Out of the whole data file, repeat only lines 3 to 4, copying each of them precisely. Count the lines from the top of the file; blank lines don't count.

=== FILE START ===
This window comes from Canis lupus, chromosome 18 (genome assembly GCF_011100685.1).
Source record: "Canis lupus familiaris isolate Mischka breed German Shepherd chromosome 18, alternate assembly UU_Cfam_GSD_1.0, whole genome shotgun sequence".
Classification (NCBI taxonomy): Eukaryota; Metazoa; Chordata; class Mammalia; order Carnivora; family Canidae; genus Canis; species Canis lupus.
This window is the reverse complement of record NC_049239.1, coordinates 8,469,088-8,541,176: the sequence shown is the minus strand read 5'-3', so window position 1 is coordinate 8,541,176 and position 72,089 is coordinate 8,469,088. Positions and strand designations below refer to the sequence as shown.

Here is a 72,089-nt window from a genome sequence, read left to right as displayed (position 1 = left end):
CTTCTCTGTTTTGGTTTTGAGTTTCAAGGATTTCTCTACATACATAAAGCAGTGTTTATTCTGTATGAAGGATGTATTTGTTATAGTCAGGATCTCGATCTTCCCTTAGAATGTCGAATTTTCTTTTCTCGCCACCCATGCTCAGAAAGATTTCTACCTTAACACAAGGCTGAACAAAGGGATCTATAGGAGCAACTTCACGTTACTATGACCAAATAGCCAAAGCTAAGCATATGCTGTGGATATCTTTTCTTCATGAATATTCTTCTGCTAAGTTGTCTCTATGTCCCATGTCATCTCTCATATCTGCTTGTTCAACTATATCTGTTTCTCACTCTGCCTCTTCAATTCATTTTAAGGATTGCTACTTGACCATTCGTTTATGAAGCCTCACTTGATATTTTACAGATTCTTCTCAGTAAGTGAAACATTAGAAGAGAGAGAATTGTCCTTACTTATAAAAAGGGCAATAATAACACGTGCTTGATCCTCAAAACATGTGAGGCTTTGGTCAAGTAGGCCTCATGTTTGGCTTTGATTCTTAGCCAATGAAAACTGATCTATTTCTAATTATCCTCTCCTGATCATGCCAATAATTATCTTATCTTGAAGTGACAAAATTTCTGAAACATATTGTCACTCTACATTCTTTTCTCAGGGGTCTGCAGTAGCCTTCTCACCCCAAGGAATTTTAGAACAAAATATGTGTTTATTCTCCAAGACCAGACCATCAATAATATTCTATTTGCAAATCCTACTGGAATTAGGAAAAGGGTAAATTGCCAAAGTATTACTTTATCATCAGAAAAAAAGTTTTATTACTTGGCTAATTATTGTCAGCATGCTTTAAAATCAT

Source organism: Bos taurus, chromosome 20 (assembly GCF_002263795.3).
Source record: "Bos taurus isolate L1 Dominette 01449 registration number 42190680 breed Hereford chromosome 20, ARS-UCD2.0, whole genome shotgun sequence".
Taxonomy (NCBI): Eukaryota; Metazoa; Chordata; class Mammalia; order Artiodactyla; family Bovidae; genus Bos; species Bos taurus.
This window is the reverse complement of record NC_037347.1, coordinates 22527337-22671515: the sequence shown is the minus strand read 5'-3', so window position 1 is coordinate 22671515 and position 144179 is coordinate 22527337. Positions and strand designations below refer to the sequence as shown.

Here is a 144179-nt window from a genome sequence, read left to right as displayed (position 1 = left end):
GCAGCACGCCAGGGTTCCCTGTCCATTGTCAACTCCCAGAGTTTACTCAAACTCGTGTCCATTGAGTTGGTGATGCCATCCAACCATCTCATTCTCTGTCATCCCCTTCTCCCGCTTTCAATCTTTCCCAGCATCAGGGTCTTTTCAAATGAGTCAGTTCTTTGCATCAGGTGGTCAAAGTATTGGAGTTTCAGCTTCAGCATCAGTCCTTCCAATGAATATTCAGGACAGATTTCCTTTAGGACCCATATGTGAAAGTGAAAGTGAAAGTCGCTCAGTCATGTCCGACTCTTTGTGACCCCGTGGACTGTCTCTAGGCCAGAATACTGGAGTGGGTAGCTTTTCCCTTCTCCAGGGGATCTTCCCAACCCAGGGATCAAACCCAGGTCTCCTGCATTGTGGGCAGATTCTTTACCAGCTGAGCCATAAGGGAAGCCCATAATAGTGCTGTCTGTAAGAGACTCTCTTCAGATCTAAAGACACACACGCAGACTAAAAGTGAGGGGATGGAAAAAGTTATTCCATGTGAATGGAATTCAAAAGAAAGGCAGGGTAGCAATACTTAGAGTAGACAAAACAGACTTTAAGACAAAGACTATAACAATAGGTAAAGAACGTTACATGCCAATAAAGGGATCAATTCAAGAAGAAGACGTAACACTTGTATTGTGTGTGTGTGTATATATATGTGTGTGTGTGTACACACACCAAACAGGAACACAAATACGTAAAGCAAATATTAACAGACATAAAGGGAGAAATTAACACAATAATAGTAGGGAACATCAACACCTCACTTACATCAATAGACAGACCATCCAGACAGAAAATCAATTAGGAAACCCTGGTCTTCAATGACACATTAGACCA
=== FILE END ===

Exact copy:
Classification (NCBI taxonomy): Eukaryota; Metazoa; Chordata; class Mammalia; order Carnivora; family Canidae; genus Canis; species Canis lupus.
This window is the reverse complement of record NC_049239.1, coordinates 8,469,088-8,541,176: the sequence shown is the minus strand read 5'-3', so window position 1 is coordinate 8,541,176 and position 72,089 is coordinate 8,469,088. Positions and strand designations below refer to the sequence as shown.